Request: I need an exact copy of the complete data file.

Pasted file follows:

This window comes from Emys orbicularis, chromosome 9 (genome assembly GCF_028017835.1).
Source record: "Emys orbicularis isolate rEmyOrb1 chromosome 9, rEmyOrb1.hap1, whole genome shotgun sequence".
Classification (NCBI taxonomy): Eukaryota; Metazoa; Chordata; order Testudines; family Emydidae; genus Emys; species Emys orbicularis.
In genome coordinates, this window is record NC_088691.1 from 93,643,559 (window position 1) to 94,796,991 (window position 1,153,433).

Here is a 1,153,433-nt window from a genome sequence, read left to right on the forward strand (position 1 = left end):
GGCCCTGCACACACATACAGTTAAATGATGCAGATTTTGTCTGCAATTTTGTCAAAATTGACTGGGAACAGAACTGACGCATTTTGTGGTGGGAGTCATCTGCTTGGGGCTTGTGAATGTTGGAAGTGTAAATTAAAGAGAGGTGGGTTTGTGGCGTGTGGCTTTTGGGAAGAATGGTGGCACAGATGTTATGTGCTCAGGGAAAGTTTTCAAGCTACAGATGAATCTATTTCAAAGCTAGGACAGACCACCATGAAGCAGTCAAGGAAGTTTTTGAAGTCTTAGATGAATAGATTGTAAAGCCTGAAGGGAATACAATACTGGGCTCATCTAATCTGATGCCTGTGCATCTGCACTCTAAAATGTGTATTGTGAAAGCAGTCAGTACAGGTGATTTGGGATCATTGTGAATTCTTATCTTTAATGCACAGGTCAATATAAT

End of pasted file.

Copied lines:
This window comes from Emys orbicularis, chromosome 9 (genome assembly GCF_028017835.1).
Source record: "Emys orbicularis isolate rEmyOrb1 chromosome 9, rEmyOrb1.hap1, whole genome shotgun sequence".
Classification (NCBI taxonomy): Eukaryota; Metazoa; Chordata; order Testudines; family Emydidae; genus Emys; species Emys orbicularis.
In genome coordinates, this window is record NC_088691.1 from 93,643,559 (window position 1) to 94,796,991 (window position 1,153,433).

Here is a 1,153,433-nt window from a genome sequence, read left to right on the forward strand (position 1 = left end):
GGCCCTGCACACACATACAGTTAAATGATGCAGATTTTGTCTGCAATTTTGTCAAAATTGACTGGGAACAGAACTGACGCATTTTGTGGTGGGAGTCATCTGCTTGGGGCTTGTGAATGTTGGAAGTGTAAATTAAAGAGAGGTGGGTTTGTGGCGTGTGGCTTTTGGGAAGAATGGTGGCACAGATGTTATGTGCTCAGGGAAAGTTTTCAAGCTACAGATGAATCTATTTCAAAGCTAGGACAGACCACCATGAAGCAGTCAAGGAAGTTTTTGAAGTCTTAGATGAATAGATTGTAAAGCCTGAAGGGAATACAATACTGGGCTCATCTAATCTGATGCCTGTGCATCTGCACTCTAAAATGTGTATTGTGAAAGCAGTCAGTACAGGTGATTTGGGATCATTGTGAATTCTTATCTTTAATGCACAGGTCAATATAAT